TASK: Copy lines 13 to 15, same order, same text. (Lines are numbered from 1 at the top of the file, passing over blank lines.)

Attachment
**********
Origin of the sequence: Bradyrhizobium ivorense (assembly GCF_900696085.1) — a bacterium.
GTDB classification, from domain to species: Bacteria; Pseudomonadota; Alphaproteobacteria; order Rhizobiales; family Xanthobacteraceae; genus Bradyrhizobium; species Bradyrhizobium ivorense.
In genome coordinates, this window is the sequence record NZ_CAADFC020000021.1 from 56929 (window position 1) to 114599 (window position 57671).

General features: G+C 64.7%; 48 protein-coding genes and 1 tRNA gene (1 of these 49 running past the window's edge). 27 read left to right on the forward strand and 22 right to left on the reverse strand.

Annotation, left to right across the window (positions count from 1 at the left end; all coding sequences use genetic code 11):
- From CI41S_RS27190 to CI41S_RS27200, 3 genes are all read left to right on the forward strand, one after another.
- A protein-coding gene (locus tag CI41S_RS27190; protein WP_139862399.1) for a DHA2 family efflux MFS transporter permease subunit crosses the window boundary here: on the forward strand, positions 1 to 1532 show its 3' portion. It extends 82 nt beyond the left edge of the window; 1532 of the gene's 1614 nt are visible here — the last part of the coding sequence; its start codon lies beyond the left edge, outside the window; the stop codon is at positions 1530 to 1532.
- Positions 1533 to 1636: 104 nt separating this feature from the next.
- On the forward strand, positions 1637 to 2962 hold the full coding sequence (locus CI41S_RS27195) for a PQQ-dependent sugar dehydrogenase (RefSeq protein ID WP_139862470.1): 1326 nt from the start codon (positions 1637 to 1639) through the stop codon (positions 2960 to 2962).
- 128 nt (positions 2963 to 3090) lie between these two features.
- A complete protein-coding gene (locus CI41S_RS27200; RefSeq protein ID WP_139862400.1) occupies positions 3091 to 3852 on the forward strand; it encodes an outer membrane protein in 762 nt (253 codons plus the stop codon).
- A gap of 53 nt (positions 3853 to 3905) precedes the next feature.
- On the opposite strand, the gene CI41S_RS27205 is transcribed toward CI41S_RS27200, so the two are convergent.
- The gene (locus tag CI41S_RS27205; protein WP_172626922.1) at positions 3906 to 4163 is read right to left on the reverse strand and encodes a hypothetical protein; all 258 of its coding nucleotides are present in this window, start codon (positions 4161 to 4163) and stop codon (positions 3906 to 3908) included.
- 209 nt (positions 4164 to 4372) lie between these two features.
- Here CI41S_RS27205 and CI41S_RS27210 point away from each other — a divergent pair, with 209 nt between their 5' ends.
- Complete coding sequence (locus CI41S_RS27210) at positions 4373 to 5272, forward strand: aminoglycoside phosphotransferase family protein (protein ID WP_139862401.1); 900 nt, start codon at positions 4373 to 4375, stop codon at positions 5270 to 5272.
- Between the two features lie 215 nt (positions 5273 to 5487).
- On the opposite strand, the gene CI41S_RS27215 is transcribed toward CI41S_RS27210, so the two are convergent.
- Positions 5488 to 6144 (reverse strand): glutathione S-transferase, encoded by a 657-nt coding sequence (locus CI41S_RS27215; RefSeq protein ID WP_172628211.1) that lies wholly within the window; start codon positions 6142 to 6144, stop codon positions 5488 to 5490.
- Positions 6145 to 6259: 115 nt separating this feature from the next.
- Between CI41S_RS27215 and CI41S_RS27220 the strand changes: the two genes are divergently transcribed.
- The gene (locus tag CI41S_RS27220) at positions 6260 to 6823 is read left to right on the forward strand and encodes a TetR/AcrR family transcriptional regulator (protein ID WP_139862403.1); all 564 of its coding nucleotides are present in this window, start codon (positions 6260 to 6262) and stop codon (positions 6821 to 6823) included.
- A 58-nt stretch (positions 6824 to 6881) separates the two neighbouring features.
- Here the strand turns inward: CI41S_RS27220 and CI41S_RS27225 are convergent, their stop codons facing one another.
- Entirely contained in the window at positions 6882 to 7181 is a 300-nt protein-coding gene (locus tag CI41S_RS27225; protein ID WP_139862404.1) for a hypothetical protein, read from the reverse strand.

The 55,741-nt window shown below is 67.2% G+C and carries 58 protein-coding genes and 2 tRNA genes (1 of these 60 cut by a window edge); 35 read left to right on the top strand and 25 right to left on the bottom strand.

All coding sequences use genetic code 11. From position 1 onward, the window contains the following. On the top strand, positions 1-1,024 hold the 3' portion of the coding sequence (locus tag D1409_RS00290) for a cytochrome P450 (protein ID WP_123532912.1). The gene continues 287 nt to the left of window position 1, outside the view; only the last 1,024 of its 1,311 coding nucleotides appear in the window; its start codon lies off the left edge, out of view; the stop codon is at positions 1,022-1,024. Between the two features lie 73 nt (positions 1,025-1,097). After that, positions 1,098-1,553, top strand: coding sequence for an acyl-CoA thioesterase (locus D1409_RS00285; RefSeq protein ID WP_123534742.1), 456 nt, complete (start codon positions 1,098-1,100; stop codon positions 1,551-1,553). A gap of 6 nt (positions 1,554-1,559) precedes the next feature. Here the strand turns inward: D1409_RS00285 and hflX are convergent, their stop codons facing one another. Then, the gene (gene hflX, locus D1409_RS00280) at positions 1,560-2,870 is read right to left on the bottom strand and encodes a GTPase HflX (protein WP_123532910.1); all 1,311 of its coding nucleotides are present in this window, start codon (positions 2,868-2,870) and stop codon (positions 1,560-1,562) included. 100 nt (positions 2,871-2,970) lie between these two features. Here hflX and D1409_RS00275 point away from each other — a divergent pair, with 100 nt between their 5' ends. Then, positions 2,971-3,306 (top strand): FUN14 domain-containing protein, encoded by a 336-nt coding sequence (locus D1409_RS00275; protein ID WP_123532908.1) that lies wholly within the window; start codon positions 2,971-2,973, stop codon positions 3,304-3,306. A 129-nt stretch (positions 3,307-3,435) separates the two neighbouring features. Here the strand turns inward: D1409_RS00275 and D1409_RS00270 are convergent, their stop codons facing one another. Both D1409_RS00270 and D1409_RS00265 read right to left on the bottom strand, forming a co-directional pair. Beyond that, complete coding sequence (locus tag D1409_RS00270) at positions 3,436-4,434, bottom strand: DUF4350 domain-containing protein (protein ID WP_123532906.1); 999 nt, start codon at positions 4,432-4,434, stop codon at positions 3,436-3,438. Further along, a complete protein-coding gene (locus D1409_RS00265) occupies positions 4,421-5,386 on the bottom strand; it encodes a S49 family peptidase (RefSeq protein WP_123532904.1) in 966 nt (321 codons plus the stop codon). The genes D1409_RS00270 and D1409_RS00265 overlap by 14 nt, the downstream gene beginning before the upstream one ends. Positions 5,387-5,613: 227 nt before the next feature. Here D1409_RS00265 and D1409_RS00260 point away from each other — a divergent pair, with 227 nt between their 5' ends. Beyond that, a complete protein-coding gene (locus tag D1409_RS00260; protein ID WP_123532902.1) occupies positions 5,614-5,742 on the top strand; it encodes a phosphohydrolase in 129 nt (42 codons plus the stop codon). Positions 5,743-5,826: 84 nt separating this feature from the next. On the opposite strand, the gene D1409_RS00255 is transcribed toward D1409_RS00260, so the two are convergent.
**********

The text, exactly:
- On the opposite strand, the gene CI41S_RS27205 is transcribed toward CI41S_RS27200, so the two are convergent.
- The gene (locus tag CI41S_RS27205; protein WP_172626922.1) at positions 3906 to 4163 is read right to left on the reverse strand and encodes a hypothetical protein; all 258 of its coding nucleotides are present in this window, start codon (positions 4161 to 4163) and stop codon (positions 3906 to 3908) included.
- 209 nt (positions 4164 to 4372) lie between these two features.